The Dharma of a Mom
Sometimes you just have to laugh at the beautiful simplicity of life as it relates to the relationships we are called to play out. Our children are our biggest mirrors, and they present countless opportunities to step into an Awakened state of being. I have three: John who is 12, Charlie who is 11, and Alexis who is 9. All three of my children are kind, compassionate humans that know first and foremost that they are Divine beings having a human experience.
From the time my children were small I have been applying the principles and practices of yoga philosophy and mindfulness. Mindfulness is defined as observation without judgement, and it is the fundamental principle to Awakening into a higher state of consciousness. When my children were small I would use discernment and pause before a responded to their request or outburst. I would check in with my inner compass and determine the most productive way to handle the situation. My rationale was simple; I wanted my children to grow up to be better adults than I am.
Don’t get me wrong, I’m a pretty upstanding momma, but we’ve all made mistakes and I am certainly no exception. I’ve over reacted a few more times than I care to admit, I’ve fallen on my sword for the sake of pride, and I’ve said plenty of things I wish I hadn’t. Still, I can see those aspects of my experience, and I can see what drove those behaviors. From this place of clarity I’ve been able to help impart that wisdom to my children in the hopes that they will show up to their relationships with integrity and authenticity.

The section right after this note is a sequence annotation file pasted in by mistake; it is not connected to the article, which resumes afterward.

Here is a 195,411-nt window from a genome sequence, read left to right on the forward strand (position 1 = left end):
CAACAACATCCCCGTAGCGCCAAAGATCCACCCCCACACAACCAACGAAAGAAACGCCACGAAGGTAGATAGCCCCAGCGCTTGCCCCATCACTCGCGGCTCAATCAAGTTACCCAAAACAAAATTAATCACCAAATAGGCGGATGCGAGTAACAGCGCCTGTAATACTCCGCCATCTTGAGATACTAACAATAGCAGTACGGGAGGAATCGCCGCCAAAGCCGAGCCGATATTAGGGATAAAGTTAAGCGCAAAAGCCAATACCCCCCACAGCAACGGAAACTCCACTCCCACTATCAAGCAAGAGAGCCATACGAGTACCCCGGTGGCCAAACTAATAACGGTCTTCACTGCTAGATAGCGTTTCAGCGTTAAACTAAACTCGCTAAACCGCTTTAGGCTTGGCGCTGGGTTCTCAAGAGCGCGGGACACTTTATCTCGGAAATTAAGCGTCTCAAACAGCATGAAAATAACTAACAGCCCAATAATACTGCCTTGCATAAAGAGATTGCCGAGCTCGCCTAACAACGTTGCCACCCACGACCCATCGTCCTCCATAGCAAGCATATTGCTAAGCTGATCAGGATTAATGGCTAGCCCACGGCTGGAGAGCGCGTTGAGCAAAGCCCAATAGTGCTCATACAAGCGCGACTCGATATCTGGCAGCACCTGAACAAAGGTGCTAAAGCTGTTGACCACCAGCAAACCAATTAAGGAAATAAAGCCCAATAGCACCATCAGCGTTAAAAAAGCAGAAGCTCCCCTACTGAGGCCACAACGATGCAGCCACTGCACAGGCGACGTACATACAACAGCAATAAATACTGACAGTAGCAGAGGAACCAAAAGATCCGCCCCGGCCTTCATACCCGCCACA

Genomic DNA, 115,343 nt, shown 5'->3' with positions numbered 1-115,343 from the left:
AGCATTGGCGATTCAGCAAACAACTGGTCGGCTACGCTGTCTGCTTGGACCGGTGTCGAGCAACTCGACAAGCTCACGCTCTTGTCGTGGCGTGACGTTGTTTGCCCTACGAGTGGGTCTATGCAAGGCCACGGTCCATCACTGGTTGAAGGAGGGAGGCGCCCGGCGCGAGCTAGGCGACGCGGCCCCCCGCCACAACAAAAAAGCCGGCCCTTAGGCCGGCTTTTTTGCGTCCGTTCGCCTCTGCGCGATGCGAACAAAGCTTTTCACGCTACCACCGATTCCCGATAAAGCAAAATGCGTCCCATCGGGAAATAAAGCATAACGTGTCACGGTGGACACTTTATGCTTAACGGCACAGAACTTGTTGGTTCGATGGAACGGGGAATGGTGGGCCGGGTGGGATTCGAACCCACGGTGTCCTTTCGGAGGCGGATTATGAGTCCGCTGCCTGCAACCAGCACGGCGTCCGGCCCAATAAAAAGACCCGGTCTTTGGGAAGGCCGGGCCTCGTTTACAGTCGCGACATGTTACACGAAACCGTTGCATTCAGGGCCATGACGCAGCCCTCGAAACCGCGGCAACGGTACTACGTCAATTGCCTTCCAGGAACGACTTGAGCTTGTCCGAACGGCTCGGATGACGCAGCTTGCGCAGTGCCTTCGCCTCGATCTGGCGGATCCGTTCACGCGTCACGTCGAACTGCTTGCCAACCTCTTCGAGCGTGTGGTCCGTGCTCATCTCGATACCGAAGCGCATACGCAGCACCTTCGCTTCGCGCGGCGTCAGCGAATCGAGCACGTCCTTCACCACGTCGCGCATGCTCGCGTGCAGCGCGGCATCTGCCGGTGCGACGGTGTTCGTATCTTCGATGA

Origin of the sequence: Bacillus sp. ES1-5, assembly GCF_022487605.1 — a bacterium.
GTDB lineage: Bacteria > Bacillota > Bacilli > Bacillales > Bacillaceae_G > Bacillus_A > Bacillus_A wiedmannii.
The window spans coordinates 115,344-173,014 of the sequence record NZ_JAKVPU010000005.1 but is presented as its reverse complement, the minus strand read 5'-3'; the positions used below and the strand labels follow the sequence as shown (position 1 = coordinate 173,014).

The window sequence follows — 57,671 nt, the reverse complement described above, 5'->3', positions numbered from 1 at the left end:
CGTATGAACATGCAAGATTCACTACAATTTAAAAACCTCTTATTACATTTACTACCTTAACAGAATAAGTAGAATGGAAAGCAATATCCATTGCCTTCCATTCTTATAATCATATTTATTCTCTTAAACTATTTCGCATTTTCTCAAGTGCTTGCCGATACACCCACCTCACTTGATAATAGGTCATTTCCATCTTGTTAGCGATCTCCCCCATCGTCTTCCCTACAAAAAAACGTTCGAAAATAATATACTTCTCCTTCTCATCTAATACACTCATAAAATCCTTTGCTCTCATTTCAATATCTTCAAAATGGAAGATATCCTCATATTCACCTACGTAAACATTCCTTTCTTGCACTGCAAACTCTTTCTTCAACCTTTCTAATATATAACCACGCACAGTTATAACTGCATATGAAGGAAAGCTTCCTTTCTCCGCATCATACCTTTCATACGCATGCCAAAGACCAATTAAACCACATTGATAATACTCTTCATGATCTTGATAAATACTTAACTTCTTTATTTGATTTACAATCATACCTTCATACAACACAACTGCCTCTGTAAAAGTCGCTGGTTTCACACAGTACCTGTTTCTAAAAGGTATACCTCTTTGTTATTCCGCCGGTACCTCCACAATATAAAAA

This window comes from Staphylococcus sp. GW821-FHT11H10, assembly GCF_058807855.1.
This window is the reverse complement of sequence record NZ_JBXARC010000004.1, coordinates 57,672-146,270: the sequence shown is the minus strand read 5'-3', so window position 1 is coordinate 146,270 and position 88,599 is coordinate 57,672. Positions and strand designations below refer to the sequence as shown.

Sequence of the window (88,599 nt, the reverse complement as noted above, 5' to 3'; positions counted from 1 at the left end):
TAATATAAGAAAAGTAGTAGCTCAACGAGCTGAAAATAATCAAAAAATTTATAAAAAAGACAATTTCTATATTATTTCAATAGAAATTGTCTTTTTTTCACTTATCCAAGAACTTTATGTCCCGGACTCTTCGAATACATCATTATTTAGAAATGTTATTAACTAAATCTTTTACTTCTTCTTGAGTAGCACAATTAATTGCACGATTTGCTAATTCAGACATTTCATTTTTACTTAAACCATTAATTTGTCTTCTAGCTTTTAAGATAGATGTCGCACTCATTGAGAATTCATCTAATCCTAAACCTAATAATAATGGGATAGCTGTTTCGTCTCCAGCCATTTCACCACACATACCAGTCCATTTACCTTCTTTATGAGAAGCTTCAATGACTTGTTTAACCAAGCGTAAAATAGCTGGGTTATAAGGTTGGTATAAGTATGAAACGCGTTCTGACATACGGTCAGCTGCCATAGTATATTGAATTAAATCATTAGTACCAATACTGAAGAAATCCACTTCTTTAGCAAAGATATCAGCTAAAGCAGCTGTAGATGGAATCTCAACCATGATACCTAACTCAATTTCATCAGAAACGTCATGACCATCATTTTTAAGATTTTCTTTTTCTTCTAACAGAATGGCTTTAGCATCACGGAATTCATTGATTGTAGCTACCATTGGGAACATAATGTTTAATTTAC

My parenting style utilizes appropriate stress and the application of compassionate forgiveness of self and others to help teach and model positive communal behaviors to my children. We talk about the reality of this physical world being an opportunity to awaken more fully into a present state of being, and we practice the understanding and realization that all beings are Divine incarnations having an experience.
These principles and teachings have fostered deep bonds in my three children, they have supported my relationship with my spouse as we have worked to care and nurture these children, and ultimately these principles have led me to a place of Self service and selfless service where my daily prayer is to know others and be known in wholeness.
I invite you to join me in striving to integrate mindfulness, yoga, philosophy, and spiritual studies into a scaffolding that will support our families as we transition from youth to adulthood.